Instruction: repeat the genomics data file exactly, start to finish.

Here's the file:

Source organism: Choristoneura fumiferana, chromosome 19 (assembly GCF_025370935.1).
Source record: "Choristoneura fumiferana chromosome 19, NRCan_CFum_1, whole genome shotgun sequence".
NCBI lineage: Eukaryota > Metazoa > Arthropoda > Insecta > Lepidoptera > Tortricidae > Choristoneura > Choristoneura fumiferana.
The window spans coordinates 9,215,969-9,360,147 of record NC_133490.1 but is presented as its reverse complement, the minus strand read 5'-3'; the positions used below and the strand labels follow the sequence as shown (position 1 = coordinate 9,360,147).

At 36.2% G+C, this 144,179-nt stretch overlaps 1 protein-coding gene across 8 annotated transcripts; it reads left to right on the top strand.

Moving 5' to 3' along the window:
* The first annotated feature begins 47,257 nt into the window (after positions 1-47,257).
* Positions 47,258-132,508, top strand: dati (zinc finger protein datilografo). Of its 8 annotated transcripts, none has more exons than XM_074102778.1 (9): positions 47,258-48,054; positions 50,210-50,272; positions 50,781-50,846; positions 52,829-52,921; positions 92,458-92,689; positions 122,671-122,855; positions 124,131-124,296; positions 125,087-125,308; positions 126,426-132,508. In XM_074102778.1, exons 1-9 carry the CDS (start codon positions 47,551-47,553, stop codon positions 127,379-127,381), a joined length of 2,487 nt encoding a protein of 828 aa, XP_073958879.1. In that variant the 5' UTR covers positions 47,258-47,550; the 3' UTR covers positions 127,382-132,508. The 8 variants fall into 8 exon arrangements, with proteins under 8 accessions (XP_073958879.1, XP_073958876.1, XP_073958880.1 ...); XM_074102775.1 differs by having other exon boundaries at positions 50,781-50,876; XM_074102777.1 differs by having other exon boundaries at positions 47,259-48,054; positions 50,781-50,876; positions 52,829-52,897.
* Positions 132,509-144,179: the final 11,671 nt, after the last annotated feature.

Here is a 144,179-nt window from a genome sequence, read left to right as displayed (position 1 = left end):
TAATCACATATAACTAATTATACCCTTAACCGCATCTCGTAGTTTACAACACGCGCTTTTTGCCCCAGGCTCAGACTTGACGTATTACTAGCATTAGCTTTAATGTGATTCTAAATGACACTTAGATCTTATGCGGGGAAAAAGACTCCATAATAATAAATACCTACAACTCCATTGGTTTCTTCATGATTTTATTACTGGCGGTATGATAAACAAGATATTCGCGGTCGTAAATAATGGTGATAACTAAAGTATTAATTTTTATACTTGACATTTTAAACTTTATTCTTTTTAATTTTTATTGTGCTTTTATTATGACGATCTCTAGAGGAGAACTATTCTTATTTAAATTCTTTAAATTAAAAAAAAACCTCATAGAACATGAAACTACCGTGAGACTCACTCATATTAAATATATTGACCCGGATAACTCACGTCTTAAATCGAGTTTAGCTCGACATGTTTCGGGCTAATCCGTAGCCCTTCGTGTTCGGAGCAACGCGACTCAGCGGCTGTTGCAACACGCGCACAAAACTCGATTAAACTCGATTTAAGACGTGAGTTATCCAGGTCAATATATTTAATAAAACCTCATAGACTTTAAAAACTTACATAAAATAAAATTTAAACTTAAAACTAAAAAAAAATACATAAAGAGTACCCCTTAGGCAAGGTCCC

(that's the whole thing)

Source organism: Choristoneura fumiferana, chromosome 19 (assembly GCF_025370935.1).
Source record: "Choristoneura fumiferana chromosome 19, NRCan_CFum_1, whole genome shotgun sequence".
NCBI lineage: Eukaryota > Metazoa > Arthropoda > Insecta > Lepidoptera > Tortricidae > Choristoneura > Choristoneura fumiferana.
The window spans coordinates 9,215,969-9,360,147 of record NC_133490.1 but is presented as its reverse complement, the minus strand read 5'-3'; the positions used below and the strand labels follow the sequence as shown (position 1 = coordinate 9,360,147).

At 36.2% G+C, this 144,179-nt stretch overlaps 1 protein-coding gene across 8 annotated transcripts; it reads left to right on the top strand.

Moving 5' to 3' along the window:
* The first annotated feature begins 47,257 nt into the window (after positions 1-47,257).
* Positions 47,258-132,508, top strand: dati (zinc finger protein datilografo). Of its 8 annotated transcripts, none has more exons than XM_074102778.1 (9): positions 47,258-48,054; positions 50,210-50,272; positions 50,781-50,846; positions 52,829-52,921; positions 92,458-92,689; positions 122,671-122,855; positions 124,131-124,296; positions 125,087-125,308; positions 126,426-132,508. In XM_074102778.1, exons 1-9 carry the CDS (start codon positions 47,551-47,553, stop codon positions 127,379-127,381), a joined length of 2,487 nt encoding a protein of 828 aa, XP_073958879.1. In that variant the 5' UTR covers positions 47,258-47,550; the 3' UTR covers positions 127,382-132,508. The 8 variants fall into 8 exon arrangements, with proteins under 8 accessions (XP_073958879.1, XP_073958876.1, XP_073958880.1 ...); XM_074102775.1 differs by having other exon boundaries at positions 50,781-50,876; XM_074102777.1 differs by having other exon boundaries at positions 47,259-48,054; positions 50,781-50,876; positions 52,829-52,897.
* Positions 132,509-144,179: the final 11,671 nt, after the last annotated feature.

Here is a 144,179-nt window from a genome sequence, read left to right as displayed (position 1 = left end):
TAATCACATATAACTAATTATACCCTTAACCGCATCTCGTAGTTTACAACACGCGCTTTTTGCCCCAGGCTCAGACTTGACGTATTACTAGCATTAGCTTTAATGTGATTCTAAATGACACTTAGATCTTATGCGGGGAAAAAGACTCCATAATAATAAATACCTACAACTCCATTGGTTTCTTCATGATTTTATTACTGGCGGTATGATAAACAAGATATTCGCGGTCGTAAATAATGGTGATAACTAAAGTATTAATTTTTATACTTGACATTTTAAACTTTATTCTTTTTAATTTTTATTGTGCTTTTATTATGACGATCTCTAGAGGAGAACTATTCTTATTTAAATTCTTTAAATTAAAAAAAAACCTCATAGAACATGAAACTACCGTGAGACTCACTCATATTAAATATATTGACCCGGATAACTCACGTCTTAAATCGAGTTTAGCTCGACATGTTTCGGGCTAATCCGTAGCCCTTCGTGTTCGGAGCAACGCGACTCAGCGGCTGTTGCAACACGCGCACAAAACTCGATTAAACTCGATTTAAGACGTGAGTTATCCAGGTCAATATATTTAATAAAACCTCATAGACTTTAAAAACTTACATAAAATAAAATTTAAACTTAAAACTAAAAAAAAATACATAAAGAGTACCCCTTAGGCAAGGTCCC